Lawrence Hill’s The Illegal: A Sneak Peek
This is a book everyone’s been waiting for. Lawrence Hill’s third novel, The Book of Negroes, published in 2007, made the Canadian writer a household name, was made into a TV miniseries and won him a handful of awards. His new novel, The Illegal, was inspired by the stories of undocumented refugees and the fear they have of being deported, executed or persecuted. It’s out Sept. 8, but you can read an exclusive excerpt here:
Weeks earlier, after Keita’s first night in Clarkson — in a forty-dollar-a-night motel that did not demand ID because he paid cash up front — he had gone running in Ruddings Park.
A jogger recognized him as being of the same Faloo ethnicity and asked him to stop. Keita did so briefly, but he didn’t give his name or tell the man where he was staying. He listened, though, when the man told him not to travel in cars. Not if he wanted to avoid the immigration cops. They stopped people in cars all the time, the man said, and always demanded the national citizenship card. If you didn’t have it, they detained you until they could figure out where to deport you. Some people, he said, spent years in detention centres.
Keita thanked the man and said he had to keep moving. The man asked if he could run with Keita, just for a kilometre. He hadn’t run with anyone since leaving Zantoroland, he said, and he missed it. Sure, Keita said. He began running again, slowly to accommodate the fellow.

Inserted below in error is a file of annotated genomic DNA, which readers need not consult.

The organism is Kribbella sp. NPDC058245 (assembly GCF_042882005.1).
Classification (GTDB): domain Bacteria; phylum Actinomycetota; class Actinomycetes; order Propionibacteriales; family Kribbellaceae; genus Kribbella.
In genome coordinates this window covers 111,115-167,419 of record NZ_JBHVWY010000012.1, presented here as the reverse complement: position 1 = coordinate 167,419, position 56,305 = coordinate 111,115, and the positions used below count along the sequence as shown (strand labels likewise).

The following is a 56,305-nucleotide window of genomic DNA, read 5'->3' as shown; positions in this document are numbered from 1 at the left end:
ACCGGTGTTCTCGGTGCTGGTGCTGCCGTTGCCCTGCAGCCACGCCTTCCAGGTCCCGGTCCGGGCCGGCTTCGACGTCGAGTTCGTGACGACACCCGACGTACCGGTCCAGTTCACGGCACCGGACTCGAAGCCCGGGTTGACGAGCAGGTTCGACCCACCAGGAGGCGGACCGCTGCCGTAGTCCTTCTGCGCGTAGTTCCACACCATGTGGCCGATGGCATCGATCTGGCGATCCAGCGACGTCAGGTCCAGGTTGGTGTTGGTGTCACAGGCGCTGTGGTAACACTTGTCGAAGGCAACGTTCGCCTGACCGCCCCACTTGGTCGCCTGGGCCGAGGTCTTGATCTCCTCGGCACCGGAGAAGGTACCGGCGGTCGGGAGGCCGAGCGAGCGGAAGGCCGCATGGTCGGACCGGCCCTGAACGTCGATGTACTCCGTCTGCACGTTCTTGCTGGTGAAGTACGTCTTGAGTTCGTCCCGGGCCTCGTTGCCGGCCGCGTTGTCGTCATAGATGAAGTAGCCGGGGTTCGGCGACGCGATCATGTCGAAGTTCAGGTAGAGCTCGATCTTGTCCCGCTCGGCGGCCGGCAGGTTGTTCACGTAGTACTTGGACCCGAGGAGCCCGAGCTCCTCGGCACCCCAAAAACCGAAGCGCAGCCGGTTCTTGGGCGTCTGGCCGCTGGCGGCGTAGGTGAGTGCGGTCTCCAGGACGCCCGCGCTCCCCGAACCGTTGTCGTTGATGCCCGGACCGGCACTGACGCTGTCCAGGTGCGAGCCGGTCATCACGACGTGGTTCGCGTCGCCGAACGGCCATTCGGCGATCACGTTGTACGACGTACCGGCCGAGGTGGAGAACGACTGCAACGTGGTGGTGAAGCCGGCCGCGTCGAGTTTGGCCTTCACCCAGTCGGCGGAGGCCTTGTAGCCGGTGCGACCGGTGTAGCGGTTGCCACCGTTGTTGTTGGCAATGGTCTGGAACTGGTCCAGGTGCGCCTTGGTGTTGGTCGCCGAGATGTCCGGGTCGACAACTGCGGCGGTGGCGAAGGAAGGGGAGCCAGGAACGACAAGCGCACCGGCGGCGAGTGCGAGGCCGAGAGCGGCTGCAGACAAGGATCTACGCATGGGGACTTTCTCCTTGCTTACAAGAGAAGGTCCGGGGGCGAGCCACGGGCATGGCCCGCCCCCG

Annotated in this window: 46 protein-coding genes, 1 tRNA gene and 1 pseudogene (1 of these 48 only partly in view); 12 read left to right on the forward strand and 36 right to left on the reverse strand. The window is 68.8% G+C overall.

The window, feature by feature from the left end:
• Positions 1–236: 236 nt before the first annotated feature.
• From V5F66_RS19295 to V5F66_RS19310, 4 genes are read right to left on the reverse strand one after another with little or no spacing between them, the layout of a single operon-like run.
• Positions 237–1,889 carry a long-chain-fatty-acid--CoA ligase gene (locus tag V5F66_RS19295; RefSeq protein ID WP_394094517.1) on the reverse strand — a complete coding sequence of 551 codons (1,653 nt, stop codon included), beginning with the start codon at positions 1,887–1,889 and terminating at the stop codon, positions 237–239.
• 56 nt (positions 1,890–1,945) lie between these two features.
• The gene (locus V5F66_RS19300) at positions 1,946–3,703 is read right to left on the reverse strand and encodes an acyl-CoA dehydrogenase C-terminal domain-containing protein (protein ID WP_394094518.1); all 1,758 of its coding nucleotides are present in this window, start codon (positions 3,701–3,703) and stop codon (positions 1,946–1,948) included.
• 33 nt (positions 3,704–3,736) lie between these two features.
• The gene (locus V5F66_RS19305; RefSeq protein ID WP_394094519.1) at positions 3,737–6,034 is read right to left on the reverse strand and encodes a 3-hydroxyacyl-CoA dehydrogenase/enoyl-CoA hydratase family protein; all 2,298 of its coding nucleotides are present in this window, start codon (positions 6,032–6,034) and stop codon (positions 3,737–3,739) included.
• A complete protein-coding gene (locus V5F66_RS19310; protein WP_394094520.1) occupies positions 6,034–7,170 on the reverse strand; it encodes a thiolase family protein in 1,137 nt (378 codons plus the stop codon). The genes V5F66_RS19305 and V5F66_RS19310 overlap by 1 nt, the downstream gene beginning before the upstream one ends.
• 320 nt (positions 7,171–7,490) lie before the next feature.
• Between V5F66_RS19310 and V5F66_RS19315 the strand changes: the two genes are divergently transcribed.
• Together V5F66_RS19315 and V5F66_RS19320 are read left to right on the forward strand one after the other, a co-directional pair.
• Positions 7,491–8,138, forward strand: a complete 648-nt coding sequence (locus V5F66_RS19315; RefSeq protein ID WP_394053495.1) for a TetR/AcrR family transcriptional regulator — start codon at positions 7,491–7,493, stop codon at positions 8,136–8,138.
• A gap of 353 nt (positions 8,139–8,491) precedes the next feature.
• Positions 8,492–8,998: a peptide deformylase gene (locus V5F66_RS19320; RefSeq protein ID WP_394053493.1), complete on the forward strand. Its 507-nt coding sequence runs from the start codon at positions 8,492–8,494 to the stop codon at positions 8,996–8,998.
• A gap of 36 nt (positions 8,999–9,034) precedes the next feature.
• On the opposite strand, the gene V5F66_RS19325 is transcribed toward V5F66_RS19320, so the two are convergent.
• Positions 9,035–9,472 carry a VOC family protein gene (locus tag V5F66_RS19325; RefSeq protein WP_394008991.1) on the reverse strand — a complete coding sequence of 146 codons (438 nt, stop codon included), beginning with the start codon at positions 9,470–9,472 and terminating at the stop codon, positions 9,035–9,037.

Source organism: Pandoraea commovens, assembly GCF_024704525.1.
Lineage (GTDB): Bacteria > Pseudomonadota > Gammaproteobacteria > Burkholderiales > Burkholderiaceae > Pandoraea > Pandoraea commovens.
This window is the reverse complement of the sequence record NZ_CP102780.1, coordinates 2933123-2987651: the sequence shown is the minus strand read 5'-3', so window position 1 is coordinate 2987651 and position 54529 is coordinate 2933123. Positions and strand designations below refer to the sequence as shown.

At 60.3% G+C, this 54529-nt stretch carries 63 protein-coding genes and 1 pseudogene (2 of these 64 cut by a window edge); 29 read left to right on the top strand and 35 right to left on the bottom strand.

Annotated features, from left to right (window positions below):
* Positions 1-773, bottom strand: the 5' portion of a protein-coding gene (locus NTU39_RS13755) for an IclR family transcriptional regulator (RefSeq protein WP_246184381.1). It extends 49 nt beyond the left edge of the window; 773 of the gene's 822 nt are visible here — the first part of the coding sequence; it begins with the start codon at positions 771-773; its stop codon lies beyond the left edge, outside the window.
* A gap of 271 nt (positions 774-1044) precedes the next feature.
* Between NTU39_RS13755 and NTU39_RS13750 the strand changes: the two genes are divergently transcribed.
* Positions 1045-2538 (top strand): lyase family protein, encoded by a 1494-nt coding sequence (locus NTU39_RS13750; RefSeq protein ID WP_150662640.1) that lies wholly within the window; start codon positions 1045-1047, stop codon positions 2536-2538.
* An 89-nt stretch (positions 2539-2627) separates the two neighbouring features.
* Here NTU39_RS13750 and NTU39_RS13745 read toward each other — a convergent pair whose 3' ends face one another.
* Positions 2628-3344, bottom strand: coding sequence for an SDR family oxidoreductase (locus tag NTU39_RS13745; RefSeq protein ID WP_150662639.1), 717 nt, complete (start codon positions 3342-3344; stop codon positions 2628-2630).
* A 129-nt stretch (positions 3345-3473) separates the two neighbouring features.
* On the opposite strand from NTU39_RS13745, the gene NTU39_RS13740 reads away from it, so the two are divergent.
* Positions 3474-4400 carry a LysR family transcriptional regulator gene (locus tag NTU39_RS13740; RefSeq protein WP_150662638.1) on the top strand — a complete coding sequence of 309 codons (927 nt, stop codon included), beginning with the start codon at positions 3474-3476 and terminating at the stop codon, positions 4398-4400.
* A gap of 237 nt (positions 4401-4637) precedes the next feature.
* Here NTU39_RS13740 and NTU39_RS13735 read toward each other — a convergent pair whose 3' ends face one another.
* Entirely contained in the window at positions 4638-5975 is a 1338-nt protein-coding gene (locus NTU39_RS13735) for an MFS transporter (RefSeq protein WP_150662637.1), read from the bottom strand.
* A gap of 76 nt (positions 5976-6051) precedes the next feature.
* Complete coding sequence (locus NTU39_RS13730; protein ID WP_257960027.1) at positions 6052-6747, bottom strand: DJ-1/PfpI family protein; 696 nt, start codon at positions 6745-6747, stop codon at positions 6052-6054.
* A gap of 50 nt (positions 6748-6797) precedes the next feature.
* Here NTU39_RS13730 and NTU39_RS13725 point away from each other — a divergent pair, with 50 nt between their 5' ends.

“So,” the jogger said, “have you heard of ZRA?” Keita said he hadn’t.
“It’s Zantorolanders Refugee Association. We want the government of Freedom State to hear our voices and to stop deporting people who are found without papers.” The jogger tapped his shoulder familiarly, like a friend might have done back home. “We need people in the movement.”
Keita nodded noncommittally.
“By the way, you run beautifully. Are you an elite marathoner?”
“I was. Now I’m just running to stay alive.”
“You could be a role model for our cause.”
“Sorry,” Keita repeated, “but I can’t help you right now.” And with that, he accelerated and left the jogger behind.
Keita was heeding the advice not to travel by car. Though his muscles were aching, he was sitting at the back of a bus in the Buttersby station, waiting for it to depart for Clarkson. He had killed several hours in the pub, where he sat in a corner, facing a wall, nursing tea and shepherd’s pie and hoping to avoid attention. Nobody knew his name or a thing about him, or cared if he was cold or hungry or afraid, but he feared that everyone noticed him.
Keita had boarded the bus the minute the doors opened. The less he was in public view, the better. He chose a window seat near the back. He had barely sat down when a boy — perhaps only twelve years old but travelling alone — took the seat beside him.
To take his mind off his troubles, Keita had turned on his iPod, put the buds in his ears and listened to a country song about a man with a broken heart.
I got the gotta have you
God I want you
Don’t you wanna love me blues
Wait all day for you to call my name
But baby baby baby baby
You ain’t got the blues the same
You ain’t got the same.
Keita found it odd that here, in one of the richest nations of the world, bad grammar seemed acceptable in music. Still, the words and music were catchy, and he hummed along until a woman across the aisle gave him a nasty look. He stopped and unplugged the iPod. He had to be careful. One did not hum or sing in public in Freedom State — neither while walking around the street nor while sitting on a bus. People in this country took it as a sign of mental imbalance. To Keita, that itself was insanity.